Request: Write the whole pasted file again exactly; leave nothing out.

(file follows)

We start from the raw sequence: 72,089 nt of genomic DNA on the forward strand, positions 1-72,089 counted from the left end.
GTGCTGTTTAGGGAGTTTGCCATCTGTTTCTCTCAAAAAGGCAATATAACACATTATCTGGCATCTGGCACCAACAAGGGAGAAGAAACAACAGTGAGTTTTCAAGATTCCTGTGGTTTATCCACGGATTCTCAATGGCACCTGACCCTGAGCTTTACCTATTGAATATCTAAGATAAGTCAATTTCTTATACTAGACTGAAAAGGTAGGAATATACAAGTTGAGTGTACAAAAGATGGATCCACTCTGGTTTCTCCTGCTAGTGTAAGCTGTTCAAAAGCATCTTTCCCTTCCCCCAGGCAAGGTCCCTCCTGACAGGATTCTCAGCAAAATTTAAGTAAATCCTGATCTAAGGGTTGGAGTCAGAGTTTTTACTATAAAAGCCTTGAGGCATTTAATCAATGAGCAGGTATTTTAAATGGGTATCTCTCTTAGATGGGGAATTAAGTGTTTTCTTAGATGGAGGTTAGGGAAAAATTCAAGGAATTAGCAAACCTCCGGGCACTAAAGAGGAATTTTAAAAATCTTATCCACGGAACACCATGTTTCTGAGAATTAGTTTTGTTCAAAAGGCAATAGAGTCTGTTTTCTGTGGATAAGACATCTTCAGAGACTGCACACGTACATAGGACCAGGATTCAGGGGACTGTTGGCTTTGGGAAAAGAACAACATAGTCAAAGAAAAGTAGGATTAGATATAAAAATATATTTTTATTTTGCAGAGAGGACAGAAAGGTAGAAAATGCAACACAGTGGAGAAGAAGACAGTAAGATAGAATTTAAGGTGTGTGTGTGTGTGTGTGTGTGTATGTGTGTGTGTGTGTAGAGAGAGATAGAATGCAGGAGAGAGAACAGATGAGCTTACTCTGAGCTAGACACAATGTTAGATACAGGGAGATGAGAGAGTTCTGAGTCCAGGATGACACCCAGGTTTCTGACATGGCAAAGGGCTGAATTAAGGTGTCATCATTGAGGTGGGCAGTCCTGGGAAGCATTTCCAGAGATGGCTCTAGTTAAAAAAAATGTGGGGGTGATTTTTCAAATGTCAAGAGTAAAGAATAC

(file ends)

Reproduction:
We start from the raw sequence: 72,089 nt of genomic DNA on the forward strand, positions 1-72,089 counted from the left end.
GTGCTGTTTAGGGAGTTTGCCATCTGTTTCTCTCAAAAAGGCAATATAACACATTATCTGGCATCTGGCACCAACAAGGGAGAAGAAACAACAGTGAGTTTTCAAGATTCCTGTGGTTTATCCACGGATTCTCAATGGCACCTGACCCTGAGCTTTACCTATTGAATATCTAAGATAAGTCAATTTCTTATACTAGACTGAAAAGGTAGGAATATACAAGTTGAGTGTACAAAAGATGGATCCACTCTGGTTTCTCCTGCTAGTGTAAGCTGTTCAAAAGCATCTTTCCCTTCCCCCAGGCAAGGTCCCTCCTGACAGGATTCTCAGCAAAATTTAAGTAAATCCTGATCTAAGGGTTGGAGTCAGAGTTTTTACTATAAAAGCCTTGAGGCATTTAATCAATGAGCAGGTATTTTAAATGGGTATCTCTCTTAGATGGGGAATTAAGTGTTTTCTTAGATGGAGGTTAGGGAAAAATTCAAGGAATTAGCAAACCTCCGGGCACTAAAGAGGAATTTTAAAAATCTTATCCACGGAACACCATGTTTCTGAGAATTAGTTTTGTTCAAAAGGCAATAGAGTCTGTTTTCTGTGGATAAGACATCTTCAGAGACTGCACACGTACATAGGACCAGGATTCAGGGGACTGTTGGCTTTGGGAAAAGAACAACATAGTCAAAGAAAAGTAGGATTAGATATAAAAATATATTTTTATTTTGCAGAGAGGACAGAAAGGTAGAAAATGCAACACAGTGGAGAAGAAGACAGTAAGATAGAATTTAAGGTGTGTGTGTGTGTGTGTGTGTGTATGTGTGTGTGTGTGTAGAGAGAGATAGAATGCAGGAGAGAGAACAGATGAGCTTACTCTGAGCTAGACACAATGTTAGATACAGGGAGATGAGAGAGTTCTGAGTCCAGGATGACACCCAGGTTTCTGACATGGCAAAGGGCTGAATTAAGGTGTCATCATTGAGGTGGGCAGTCCTGGGAAGCATTTCCAGAGATGGCTCTAGTTAAAAAAAATGTGGGGGTGATTTTTCAAATGTCAAGAGTAAAGAATAC